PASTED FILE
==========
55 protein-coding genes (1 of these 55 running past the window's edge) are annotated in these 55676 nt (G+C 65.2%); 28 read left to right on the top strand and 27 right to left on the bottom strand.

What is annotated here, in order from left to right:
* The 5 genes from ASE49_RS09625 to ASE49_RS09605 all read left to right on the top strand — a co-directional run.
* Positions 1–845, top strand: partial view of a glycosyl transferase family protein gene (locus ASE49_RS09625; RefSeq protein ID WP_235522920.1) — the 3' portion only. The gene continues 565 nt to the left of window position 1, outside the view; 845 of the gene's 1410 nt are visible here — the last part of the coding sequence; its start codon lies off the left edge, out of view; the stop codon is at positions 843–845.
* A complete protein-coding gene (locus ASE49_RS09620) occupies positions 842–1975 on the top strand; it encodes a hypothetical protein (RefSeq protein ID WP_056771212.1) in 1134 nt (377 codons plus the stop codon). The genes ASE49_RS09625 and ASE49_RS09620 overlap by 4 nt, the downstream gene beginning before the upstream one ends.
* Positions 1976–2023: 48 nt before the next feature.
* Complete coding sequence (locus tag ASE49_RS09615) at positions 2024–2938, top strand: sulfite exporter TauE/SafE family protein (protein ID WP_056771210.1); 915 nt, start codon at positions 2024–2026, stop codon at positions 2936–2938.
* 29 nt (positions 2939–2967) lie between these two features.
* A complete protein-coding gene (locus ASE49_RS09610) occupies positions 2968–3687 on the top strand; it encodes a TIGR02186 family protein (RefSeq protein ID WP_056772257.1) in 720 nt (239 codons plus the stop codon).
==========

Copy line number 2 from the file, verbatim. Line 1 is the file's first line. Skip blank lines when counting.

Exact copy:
What is annotated here, in order from left to right: